Princess María de las Mercedes of Bourbon-Two Sicilies

Princess María de las Mercedes
Countess of Barcelona

Bust of Princess María de las Mercedes.
Born (1910-12-23)23 December 1910
Madrid, Spain
Died 2 January 2000(2000-01-02) (aged 89)
Lanzarote, Spain
Burial Escorial
Spouse Don Juan, Count of Barcelona
Issue Infanta Pilar, Duchess of Badajoz
Juan Carlos I of Spain
Infanta Margarita, Duchess of Soria
Infante Alfonso of Spain
Full name
María de las Mercedes Cristina Genara Isabel Luisa Carolina Victoria y Todos los Santos de Borbón-Dos Sicilias y Orléans
House Bourbon-Two Sicilies
Father Prince Carlos of Bourbon-Two Sicilies
Mother Princess Louise of Orléans
Religion Roman Catholicism
Royal styles of
Doña María de las Mercedes de Borbón-Dos Sicilias y Orléans
Countess of Barcelona
Reference style Her Royal Highness
Spoken style Your Royal Highness
Alternative style Ma'am

María de las Mercedes de Borbón-Dos Sicilias y Orléans, Countess of Barcelona (Spanish: Doña María de las Mercedes Cristina Genara Isabel Luisa Carolina Victoria y Todos los Santos de Borbón-Dos Sicilias y Orléans (Spanish pronunciation: [maˈɾi.a merˈθeðes]; 23 December 1910 2 January 2000) was the mother of Juan Carlos I, King of Spain from 1975 to 2014.


María was born in Madrid, daughter of Prince Carlos of Bourbon-Two Sicilies, Infante of Spain, a grandson of King Ferdinand II of the Two Sicilies, and his second wife, Princess Louise of Orléans, daughter of Prince Philippe, Count of Paris, a pretender to the French throne. She was granted, at birth, the rank and precedence of an infanta of Spain, although not the actual use of the title, her own being princess of Bourbon-Two Sicilies. Her family moved to Seville, when her father was made Captain General of that province. When the Second Spanish Republic forced them into exile, they lived in Cannes and later in Paris, where she studied art at the Louvre.[1]

On 14 January 1935, she attended the wedding, in Rome, of Infanta Beatriz of Spain, daughter of King Alfonso XIII. There she met the brother of the bride, her second cousin and future husband, the Infante Don Juan, fourth son and designated heir of Alfonso XIII of Spain. They married in Rome on 12 October 1935. When her husband took up Count of Barcelona as a title of pretence on 8 March 1941, María became the Countess of Barcelona.[2]

They had four children:

  1. Infanta Pilar, Duchess of Badajoz (born 1936)
  2. King Juan Carlos I (born 1938)
  3. Infanta Margarita, Duchess of Soria, 2nd Duchess of Hernani (born 1939)
  4. Infante Don Alfonso (1941–1956)

They lived in Cannes and Rome, and, with the outbreak of World War II, they moved to Lausanne to live with Queen Victoria Eugenie, the mother of Infante Juan. Afterwards, they resided at Estoril, in Portugal.

In 1953, the Countess represented the Spanish Royal Family at the coronation of Queen Elizabeth II.[3]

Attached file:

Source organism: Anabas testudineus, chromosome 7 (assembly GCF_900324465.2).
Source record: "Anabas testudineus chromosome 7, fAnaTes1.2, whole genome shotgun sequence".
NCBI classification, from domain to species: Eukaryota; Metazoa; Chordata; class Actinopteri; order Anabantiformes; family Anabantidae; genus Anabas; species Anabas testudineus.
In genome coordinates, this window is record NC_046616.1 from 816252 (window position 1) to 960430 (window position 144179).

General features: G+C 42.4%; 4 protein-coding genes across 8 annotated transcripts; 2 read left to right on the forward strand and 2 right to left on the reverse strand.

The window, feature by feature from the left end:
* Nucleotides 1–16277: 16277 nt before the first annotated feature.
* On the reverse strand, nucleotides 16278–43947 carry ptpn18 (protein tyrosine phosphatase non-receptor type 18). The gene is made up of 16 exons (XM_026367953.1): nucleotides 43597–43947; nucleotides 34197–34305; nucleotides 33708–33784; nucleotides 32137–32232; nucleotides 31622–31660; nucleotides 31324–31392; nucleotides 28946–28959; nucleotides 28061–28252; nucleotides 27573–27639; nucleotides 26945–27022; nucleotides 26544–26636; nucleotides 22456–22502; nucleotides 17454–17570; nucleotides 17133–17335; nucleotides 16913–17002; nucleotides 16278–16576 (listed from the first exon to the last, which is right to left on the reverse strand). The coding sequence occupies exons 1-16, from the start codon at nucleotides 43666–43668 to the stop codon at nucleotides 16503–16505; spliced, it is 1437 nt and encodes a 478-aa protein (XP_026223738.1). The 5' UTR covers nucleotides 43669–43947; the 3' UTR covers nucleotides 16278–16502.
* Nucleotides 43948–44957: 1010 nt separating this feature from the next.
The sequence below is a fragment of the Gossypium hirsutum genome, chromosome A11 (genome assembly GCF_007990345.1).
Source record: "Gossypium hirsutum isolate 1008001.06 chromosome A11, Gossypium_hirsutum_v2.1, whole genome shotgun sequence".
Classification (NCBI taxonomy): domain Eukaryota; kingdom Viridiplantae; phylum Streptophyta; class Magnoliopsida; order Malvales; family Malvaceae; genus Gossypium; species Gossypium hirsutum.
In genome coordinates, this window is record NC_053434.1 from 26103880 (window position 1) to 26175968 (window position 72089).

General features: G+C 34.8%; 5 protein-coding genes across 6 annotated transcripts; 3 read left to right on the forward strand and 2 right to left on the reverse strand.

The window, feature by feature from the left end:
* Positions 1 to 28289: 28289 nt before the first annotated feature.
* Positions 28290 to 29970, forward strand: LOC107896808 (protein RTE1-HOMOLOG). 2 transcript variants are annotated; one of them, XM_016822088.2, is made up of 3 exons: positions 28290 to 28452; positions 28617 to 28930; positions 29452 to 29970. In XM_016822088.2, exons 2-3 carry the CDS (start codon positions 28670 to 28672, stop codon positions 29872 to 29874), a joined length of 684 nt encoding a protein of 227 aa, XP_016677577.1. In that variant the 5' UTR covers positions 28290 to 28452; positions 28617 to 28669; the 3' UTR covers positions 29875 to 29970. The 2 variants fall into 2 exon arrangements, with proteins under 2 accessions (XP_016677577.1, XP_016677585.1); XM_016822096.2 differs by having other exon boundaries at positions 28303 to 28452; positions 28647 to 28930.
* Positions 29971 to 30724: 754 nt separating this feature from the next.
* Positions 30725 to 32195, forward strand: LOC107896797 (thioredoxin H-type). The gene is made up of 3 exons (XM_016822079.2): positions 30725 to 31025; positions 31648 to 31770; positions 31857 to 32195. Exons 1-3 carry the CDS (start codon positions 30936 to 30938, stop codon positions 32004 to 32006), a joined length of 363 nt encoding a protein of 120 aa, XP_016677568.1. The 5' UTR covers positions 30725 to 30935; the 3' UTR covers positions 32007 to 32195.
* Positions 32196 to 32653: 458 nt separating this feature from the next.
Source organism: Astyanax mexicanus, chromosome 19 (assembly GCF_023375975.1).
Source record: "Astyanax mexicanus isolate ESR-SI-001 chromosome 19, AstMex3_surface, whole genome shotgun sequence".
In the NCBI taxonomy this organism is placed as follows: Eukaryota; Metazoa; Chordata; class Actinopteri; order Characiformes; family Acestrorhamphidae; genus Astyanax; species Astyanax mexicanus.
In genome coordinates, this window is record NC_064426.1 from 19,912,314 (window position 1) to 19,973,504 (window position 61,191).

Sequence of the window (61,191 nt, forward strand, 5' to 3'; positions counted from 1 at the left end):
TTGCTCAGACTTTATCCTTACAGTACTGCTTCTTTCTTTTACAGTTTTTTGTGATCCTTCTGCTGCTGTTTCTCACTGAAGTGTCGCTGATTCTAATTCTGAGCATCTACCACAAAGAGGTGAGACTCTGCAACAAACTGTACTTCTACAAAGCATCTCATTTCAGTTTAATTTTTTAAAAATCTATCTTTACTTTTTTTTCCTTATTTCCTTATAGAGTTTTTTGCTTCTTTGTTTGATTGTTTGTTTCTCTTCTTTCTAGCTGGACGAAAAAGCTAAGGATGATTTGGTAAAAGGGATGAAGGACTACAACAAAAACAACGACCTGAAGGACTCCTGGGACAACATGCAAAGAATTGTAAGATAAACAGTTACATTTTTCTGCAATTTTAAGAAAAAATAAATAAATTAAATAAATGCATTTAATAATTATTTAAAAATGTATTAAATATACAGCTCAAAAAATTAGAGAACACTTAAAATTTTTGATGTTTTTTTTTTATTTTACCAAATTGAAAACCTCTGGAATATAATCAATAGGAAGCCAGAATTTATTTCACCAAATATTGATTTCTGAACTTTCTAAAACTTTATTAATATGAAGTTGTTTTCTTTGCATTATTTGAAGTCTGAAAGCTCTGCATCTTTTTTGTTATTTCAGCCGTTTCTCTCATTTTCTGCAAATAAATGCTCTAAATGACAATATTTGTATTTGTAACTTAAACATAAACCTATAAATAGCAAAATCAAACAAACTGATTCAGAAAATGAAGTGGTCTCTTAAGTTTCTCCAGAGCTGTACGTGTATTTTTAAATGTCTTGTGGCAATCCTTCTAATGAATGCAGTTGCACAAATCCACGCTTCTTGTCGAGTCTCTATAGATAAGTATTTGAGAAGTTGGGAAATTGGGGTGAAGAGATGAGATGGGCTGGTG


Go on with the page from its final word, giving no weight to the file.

In 1976, one year after the monarchy was restored in Spain in the person of her son, Juan Carlos, they returned to Spain. She mediated between her son and her husband, estranged since Juan Carlos had been designated heir by Franco. In 1977, Juan renounced his rights in favour of their son, who officially allowed him to retain the title of Count of Barcelona.[2]

She broke her hip in 1982 and the left femur in 1985, which forced her to use a wheelchair for the rest of her life. She became a widow in 1993.

She was a fervid fan of bull fighting and of the Andalusian culture. In 1995, her granddaughter Infanta Elena married in Seville in part because the Countess' love for the city.

She was the 1,171st Dame of the Royal Order of Queen Maria Luisa on 4 March 1929.

She died of a heart attack in the royal residence of La Mareta, in Lanzarote, where the royal family was to celebrate the New Year.[4] She was buried with the honors of a queen at the Royal Crypt of the monastery of San Lorenzo de El Escorial, near Madrid.


Honours and Styles



National Honours


Foreign honours


See also


  1. Doña María de las Mercedes
  2. 1 2 Enache, Nicolas. La Descendance de Marie-Therese de Habsburg. ICC, Paris, 1996. pp. 458, 532. (French). ISBN 2-908003-04-X
  3. Coronation guests and their jewels
  4. Maria de Borbon, 89, Mother of Spain's King
  6. "Boletín Oficial del Estado 88-10-15, Spanish Official Journal" (PDF). 1988. Retrieved 1 November 2012.
  10. Titular Sovereign of the order from 1941 to 1977. (Spanish) Royal Order of Queen Maria. Blasones hispanos. Retrieved April 15, 2015
  19. 1 2 3 4 Bunel, Arnaud. "Heraldique europeenne" (in French). Retrieved 18 March 2013.

Media related to Maria Mercedes of Bourbon-Two Sicilies at Wikimedia Commons

Princess María de las Mercedes of Bourbon-Two Sicilies
Cadet branch of the House of Bourbon
Born: 23 December 1910 Died: 2 January 2000
Titles in pretence
Preceded by
Victoria Eugenie of Battenberg
Queen consort of Spain
15 January 1941 – 22 November 1975
Reason for succession failure:
Monarchy abolished in 1931
Succeeded by
Sophia of Greece and Denmark
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